• Welcome to engineeringclicks.com
• # Measurement questions

Discussion in 'The main mechanical design forum' started by xmechanic, Jan 23, 2011.

1. ### xmechanicActive Member

Joined:
Jan 2011
Posts:
37
0
I am curious as to how working Engineers measure/prefer to measure things. English or metric or a combination of the two? It seems like metric would be superior in small size applications but I'd like to hear what works in the trenches.

In construction English is the only way to go. Foot references are only used to describe say building size or material size. One carpenter doesn't say to another I need a piece 7' 10", he says I need a piece 94". Why? Well its just easier. In such things as framing a house an 1/8th" is often as close as it gets. In woodtrim we go with 16th heavy or 16th light, nobody uses 32nds. There is another term we use for small increments but I'd probably get banned if I said what it was, universal use coast to coast though

In laying out house plans I use a cobbled system of metric and english. Like 1 cm equals = 2 feet or whatever works on whatever size paper I'm using. This isn't normal practice, just how I like to do it.

2.
3. ### xmechanicActive Member

Joined:
Jan 2011
Posts:
37
0
In construction feet, inches and fractional inches in 16ths work extremely well, for more precision such as in cabinetry 32nds and 64ths do the job if needed. An inch broke into decimals wouldn't be as user friendly or functional given the demands of jobsite communication among everyone involved in it.

I guess my question is what is generally used in ME for various scenarios. Decimal inches or metric or both depending on the situation/use. The reason I'm asking is to see if there are measuring methods I should start employing now as I start learning how to lay stuff out in CAD. For example as a cad beginner I am designing a 2 wheeled powered utility vehicle. To keep things simpler as a beginner I'm wondering if I should go with metric all the way or inches. When I get around to building it the goal will be to source as many US made commonly available parts as possible.

Thanks for tolerating an old dog trying to learn new tricks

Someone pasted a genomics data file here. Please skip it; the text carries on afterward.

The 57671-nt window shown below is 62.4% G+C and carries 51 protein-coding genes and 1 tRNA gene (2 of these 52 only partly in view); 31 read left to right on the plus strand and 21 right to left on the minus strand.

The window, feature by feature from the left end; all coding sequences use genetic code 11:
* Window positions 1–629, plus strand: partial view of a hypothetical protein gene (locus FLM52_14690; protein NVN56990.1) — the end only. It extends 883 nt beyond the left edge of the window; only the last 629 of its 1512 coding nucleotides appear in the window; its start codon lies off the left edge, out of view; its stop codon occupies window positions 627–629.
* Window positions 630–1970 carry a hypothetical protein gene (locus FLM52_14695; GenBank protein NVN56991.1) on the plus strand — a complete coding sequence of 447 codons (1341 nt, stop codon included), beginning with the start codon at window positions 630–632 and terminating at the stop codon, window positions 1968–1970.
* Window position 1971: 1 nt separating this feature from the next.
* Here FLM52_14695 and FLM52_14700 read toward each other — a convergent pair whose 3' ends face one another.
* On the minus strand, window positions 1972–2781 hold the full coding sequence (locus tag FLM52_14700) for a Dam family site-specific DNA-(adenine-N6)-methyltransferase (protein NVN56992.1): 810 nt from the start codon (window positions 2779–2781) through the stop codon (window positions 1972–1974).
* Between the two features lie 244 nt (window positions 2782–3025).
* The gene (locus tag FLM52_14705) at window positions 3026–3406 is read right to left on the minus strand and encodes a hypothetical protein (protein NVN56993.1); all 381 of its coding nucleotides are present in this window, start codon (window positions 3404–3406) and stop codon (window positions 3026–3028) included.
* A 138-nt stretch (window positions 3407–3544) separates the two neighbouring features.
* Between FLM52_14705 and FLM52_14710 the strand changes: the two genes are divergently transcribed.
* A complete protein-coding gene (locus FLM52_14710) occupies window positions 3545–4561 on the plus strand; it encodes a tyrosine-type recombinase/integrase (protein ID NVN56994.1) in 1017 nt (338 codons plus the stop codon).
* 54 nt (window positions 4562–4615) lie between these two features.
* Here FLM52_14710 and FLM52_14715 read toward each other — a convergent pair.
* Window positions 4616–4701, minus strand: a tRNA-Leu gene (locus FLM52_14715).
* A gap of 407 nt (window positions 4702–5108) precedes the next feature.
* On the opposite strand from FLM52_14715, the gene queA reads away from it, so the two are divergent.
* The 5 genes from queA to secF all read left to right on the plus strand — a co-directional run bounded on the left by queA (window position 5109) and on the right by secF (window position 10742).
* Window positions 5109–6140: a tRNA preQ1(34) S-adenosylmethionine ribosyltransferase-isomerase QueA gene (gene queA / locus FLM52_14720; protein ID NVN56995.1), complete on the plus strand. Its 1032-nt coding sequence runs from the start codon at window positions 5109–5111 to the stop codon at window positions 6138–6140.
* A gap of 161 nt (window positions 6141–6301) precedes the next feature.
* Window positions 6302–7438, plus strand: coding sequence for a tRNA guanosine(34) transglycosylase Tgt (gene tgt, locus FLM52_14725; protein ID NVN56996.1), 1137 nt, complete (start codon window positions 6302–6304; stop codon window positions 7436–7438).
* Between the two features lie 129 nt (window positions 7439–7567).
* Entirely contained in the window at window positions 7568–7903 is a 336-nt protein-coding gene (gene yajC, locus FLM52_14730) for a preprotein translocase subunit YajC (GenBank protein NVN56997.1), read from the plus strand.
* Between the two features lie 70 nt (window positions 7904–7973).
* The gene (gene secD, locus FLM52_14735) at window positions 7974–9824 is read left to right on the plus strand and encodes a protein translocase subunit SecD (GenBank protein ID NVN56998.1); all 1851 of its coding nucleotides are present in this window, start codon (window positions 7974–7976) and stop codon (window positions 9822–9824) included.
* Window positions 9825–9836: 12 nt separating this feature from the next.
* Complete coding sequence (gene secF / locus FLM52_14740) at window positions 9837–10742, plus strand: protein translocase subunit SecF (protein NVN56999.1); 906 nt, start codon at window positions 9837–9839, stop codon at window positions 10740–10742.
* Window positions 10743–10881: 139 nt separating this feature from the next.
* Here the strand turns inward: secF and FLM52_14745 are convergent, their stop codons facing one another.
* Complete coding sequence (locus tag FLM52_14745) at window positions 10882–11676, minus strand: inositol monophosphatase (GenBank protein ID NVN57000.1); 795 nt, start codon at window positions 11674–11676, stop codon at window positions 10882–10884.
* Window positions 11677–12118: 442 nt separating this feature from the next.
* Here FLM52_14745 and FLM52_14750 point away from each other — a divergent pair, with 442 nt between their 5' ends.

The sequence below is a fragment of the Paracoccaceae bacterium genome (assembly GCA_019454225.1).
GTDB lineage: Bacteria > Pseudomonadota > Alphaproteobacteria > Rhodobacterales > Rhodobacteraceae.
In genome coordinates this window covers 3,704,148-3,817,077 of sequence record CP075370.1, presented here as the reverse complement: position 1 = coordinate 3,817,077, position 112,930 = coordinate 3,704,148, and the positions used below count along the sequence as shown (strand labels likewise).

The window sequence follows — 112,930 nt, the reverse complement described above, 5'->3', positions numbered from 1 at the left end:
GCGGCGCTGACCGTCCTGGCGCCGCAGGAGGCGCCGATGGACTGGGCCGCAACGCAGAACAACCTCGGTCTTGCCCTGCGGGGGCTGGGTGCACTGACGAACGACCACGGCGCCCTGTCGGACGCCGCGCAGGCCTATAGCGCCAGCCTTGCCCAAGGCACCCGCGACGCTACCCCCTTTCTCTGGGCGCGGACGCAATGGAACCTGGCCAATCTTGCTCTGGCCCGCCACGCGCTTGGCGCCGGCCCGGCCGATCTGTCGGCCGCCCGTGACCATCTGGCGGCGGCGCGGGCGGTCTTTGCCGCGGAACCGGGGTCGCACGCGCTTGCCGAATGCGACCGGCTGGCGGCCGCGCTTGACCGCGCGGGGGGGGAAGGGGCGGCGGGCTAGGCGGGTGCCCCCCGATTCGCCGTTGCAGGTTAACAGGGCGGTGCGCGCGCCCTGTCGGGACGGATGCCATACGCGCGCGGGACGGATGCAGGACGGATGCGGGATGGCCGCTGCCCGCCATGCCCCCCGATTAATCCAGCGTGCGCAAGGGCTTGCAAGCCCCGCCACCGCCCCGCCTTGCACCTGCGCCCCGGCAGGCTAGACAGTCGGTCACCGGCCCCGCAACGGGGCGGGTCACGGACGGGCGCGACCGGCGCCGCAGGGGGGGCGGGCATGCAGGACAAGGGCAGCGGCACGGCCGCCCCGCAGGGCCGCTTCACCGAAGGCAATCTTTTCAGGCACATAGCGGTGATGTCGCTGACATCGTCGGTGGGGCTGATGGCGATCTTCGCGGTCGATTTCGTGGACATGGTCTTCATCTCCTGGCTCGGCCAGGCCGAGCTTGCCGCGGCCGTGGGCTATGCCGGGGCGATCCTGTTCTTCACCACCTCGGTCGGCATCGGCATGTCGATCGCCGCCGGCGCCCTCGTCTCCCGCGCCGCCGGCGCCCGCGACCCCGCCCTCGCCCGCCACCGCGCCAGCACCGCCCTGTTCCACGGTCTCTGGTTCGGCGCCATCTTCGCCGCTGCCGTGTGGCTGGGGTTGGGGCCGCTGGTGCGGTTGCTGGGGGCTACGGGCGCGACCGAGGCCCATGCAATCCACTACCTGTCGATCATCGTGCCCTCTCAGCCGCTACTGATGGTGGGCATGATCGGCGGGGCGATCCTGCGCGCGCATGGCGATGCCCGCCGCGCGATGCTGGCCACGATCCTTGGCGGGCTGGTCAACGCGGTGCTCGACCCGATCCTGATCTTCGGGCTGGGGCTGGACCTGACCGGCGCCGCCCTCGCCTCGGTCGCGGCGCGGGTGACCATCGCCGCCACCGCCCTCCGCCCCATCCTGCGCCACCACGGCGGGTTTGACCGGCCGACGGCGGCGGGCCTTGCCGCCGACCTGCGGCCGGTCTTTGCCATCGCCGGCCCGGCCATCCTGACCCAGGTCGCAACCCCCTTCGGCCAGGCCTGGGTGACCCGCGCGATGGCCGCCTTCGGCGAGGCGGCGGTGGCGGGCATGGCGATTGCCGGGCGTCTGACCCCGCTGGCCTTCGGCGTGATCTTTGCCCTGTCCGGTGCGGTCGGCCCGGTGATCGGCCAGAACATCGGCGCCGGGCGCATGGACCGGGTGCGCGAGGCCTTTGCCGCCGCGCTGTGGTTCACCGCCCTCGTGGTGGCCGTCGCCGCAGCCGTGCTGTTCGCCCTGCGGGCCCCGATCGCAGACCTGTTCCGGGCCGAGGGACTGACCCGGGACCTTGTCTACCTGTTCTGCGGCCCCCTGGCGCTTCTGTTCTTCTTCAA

4. ### LinkedIn GopherLittle furry chap

Joined:
Feb 2010
Posts:
233
1
Old habits are hard to break..... Having grown up using English inches.... I don't relate as well to MM. However as I got older, I never could understand why here in America we never gave up the inch and adopted the metric system.. So for me, it's decimal inches..

Source

5. ### LinkedIn GopherLittle furry chap

Joined:
Feb 2010
Posts:
233
1
Having grown up using both metric and imperial units I do prefer metric units where measuring and component inspection is concerned, however I always think back to imperial with regard to tolerances, ten thou seems easier to imagine than 0.25mm.

Source

6. ### LinkedIn GopherLittle furry chap

Joined:
Feb 2010
Posts:
233
1
I grab whatever tool is handy and use whatever units it is calibrated in. I also keep my handy unit converters close by. I often receive information from others spcified in English units that have to be converted to metric for computer analysis programs- I have one CAD package that allows me to draw in English units, then, when all is done, a quick "scaling" converts the entire drawing to metric...Except the text...

Source

7. ### LinkedIn GopherLittle furry chap

Joined:
Feb 2010
Posts:
233
1
Well this is result globalization of engineering.
it is better to keep small booklet of conversions which is available at a very reasonable rate.
Google search engine also does the conversion. you can simply type "500 km/hr to m/sec" or something similar, it will do the conversion for you.

Source

8. ### guyMember

Joined:
Jan 2011
Posts:
12
0
I remember someone telling me that if the American manufacturers adapt and use the metric units, Chinese and Japanese companies will become very tough competitors in the domestic market.
I don't know if it's true, and if it is then to what extent, but it sounds reasonable.

9. ### JC_BiggsActive Member

Joined:
Jan 2011
Posts:
25
0
I draw everything in inches, unless a specific part im getting made is done by a company over seas. for example the company that supplies and manufactures the MMC metal i use, get all their drawings in metric. but the assembly drawings, and the "rest" of the stuff I do, is mainly English.

I Tried using the engineering system for a little while.. but it confused me .. lol. so i gave up on that. Good thing i dont build highways i guess

Joined:
Jan 2011
Posts:
37